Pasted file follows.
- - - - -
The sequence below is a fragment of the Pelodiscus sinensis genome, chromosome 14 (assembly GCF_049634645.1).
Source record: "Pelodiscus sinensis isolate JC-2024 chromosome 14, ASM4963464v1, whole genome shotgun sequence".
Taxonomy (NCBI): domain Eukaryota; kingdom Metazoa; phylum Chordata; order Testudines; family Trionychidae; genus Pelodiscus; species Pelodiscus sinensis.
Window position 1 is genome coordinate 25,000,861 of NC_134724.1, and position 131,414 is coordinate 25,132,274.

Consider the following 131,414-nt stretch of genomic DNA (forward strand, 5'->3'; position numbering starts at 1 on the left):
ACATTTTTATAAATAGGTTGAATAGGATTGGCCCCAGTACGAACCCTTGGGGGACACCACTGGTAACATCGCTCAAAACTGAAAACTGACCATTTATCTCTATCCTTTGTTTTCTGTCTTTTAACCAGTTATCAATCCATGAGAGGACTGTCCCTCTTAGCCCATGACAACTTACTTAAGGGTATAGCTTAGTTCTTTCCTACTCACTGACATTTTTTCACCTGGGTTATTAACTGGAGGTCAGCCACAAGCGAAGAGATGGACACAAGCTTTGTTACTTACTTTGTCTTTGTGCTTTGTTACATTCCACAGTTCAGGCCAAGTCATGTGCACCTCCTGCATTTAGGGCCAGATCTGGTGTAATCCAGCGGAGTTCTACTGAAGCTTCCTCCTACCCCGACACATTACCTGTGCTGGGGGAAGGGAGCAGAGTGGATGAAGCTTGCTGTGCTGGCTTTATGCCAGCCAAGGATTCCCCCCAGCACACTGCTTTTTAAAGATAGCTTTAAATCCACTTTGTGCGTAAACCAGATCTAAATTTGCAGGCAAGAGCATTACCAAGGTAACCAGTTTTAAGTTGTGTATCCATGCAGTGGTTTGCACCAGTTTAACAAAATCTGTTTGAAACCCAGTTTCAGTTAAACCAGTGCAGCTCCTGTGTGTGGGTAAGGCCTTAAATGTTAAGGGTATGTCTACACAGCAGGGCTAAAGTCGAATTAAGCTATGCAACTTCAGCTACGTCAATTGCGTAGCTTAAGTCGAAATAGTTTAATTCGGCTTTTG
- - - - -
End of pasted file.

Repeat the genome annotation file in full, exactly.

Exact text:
The sequence below is a fragment of the Pelodiscus sinensis genome, chromosome 14 (assembly GCF_049634645.1).
Source record: "Pelodiscus sinensis isolate JC-2024 chromosome 14, ASM4963464v1, whole genome shotgun sequence".
Taxonomy (NCBI): domain Eukaryota; kingdom Metazoa; phylum Chordata; order Testudines; family Trionychidae; genus Pelodiscus; species Pelodiscus sinensis.
Window position 1 is genome coordinate 25,000,861 of NC_134724.1, and position 131,414 is coordinate 25,132,274.

Consider the following 131,414-nt stretch of genomic DNA (forward strand, 5'->3'; position numbering starts at 1 on the left):
ACATTTTTATAAATAGGTTGAATAGGATTGGCCCCAGTACGAACCCTTGGGGGACACCACTGGTAACATCGCTCAAAACTGAAAACTGACCATTTATCTCTATCCTTTGTTTTCTGTCTTTTAACCAGTTATCAATCCATGAGAGGACTGTCCCTCTTAGCCCATGACAACTTACTTAAGGGTATAGCTTAGTTCTTTCCTACTCACTGACATTTTTTCACCTGGGTTATTAACTGGAGGTCAGCCACAAGCGAAGAGATGGACACAAGCTTTGTTACTTACTTTGTCTTTGTGCTTTGTTACATTCCACAGTTCAGGCCAAGTCATGTGCACCTCCTGCATTTAGGGCCAGATCTGGTGTAATCCAGCGGAGTTCTACTGAAGCTTCCTCCTACCCCGACACATTACCTGTGCTGGGGGAAGGGAGCAGAGTGGATGAAGCTTGCTGTGCTGGCTTTATGCCAGCCAAGGATTCCCCCCAGCACACTGCTTTTTAAAGATAGCTTTAAATCCACTTTGTGCGTAAACCAGATCTAAATTTGCAGGCAAGAGCATTACCAAGGTAACCAGTTTTAAGTTGTGTATCCATGCAGTGGTTTGCACCAGTTTAACAAAATCTGTTTGAAACCCAGTTTCAGTTAAACCAGTGCAGCTCCTGTGTGTGGGTAAGGCCTTAAATGTTAAGGGTATGTCTACACAGCAGGGCTAAAGTCGAATTAAGCTATGCAACTTCAGCTACGTCAATTGCGTAGCTTAAGTCGAAATAGTTTAATTCGGCTTTTG